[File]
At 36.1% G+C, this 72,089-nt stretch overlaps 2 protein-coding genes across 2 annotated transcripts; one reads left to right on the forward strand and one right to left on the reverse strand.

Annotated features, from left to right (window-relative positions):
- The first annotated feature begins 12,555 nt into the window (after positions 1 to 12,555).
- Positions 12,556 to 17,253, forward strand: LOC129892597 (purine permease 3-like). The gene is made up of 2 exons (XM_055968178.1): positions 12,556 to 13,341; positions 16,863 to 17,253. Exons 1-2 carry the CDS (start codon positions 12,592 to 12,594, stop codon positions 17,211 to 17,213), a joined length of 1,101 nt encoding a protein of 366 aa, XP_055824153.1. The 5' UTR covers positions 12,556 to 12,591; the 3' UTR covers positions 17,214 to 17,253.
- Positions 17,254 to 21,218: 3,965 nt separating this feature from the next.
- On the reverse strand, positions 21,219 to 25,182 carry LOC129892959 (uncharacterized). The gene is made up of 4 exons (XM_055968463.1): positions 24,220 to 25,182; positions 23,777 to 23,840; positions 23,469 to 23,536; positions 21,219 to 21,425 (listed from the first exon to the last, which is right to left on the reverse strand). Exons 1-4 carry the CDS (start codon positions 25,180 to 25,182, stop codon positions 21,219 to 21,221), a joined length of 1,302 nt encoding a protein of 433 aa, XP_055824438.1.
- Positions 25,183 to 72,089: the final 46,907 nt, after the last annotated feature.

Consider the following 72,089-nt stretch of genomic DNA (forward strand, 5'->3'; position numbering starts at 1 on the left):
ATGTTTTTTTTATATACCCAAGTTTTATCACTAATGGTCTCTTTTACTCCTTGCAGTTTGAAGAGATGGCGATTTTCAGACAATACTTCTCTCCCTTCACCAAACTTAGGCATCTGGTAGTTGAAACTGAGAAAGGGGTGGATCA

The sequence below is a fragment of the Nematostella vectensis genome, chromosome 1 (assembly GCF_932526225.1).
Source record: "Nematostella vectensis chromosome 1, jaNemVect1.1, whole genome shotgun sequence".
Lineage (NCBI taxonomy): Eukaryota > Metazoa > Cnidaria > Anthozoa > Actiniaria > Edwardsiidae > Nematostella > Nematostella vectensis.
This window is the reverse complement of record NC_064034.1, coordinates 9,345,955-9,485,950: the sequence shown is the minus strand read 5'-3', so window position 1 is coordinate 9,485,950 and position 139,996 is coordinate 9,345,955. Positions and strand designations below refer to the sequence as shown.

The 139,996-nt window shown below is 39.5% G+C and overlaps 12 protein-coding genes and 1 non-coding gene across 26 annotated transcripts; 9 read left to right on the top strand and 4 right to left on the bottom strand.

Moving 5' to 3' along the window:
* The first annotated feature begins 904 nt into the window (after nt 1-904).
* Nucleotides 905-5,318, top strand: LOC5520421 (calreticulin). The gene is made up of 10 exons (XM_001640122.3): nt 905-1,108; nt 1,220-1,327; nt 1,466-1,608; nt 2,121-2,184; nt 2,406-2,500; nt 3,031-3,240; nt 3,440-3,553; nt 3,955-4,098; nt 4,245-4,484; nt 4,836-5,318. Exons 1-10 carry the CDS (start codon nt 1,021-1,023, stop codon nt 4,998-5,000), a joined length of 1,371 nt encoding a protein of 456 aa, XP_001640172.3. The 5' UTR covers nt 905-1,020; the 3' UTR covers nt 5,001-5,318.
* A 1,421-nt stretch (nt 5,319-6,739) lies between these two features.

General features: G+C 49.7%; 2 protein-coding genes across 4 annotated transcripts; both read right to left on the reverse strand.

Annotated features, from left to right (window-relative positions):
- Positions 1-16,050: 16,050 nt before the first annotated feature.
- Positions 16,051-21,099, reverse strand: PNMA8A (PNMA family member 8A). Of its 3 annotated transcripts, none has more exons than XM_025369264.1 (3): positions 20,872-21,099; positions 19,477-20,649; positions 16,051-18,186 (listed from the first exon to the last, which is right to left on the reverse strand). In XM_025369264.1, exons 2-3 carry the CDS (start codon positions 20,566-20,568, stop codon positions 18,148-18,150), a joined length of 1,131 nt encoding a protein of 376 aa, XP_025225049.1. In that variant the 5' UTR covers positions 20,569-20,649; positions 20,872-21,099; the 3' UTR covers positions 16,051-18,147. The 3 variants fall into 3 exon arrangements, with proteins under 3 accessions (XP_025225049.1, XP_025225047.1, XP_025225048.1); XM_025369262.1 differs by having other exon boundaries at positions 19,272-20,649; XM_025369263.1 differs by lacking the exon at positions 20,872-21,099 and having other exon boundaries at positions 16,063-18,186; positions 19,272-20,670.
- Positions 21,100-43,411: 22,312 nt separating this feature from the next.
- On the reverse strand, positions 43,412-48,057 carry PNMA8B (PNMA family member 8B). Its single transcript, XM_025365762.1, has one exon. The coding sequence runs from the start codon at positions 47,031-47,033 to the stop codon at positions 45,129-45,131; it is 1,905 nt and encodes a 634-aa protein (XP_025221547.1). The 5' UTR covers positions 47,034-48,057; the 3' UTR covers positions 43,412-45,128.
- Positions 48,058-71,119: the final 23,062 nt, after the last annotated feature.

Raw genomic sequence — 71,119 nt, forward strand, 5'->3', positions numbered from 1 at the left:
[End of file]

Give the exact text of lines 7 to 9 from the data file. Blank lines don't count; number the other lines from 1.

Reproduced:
- Positions 25,183 to 72,089: the final 46,907 nt, after the last annotated feature.

Consider the following 72,089-nt stretch of genomic DNA (forward strand, 5'->3'; position numbering starts at 1 on the left):
ATGTTTTTTTTATATACCCAAGTTTTATCACTAATGGTCTCTTTTACTCCTTGCAGTTTGAAGAGATGGCGATTTTCAGACAATACTTCTCTCCCTTCACCAAACTTAGGCATCTGGTAGTTGAAACTGAGAAAGGGGTGGATCA